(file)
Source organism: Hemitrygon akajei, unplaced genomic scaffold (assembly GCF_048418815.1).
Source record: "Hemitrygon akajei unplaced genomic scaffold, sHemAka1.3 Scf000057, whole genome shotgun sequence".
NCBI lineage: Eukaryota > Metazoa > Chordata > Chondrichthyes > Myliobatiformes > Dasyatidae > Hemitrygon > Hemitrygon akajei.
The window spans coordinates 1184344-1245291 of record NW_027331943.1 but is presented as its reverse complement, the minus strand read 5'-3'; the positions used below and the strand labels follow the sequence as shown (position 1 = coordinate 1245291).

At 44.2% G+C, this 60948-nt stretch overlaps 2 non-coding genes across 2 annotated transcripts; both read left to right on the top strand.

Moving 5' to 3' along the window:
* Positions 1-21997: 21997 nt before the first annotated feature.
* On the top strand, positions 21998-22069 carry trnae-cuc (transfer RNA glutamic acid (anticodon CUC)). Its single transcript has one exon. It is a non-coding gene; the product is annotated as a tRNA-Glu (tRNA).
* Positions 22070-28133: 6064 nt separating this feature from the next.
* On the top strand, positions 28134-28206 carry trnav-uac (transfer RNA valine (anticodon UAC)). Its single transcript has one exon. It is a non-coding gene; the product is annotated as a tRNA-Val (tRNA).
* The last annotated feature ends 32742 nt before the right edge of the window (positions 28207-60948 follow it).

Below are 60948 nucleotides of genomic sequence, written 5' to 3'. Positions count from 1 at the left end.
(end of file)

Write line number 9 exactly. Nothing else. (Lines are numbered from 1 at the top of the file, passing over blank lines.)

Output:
* Positions 22070-28133: 6064 nt separating this feature from the next.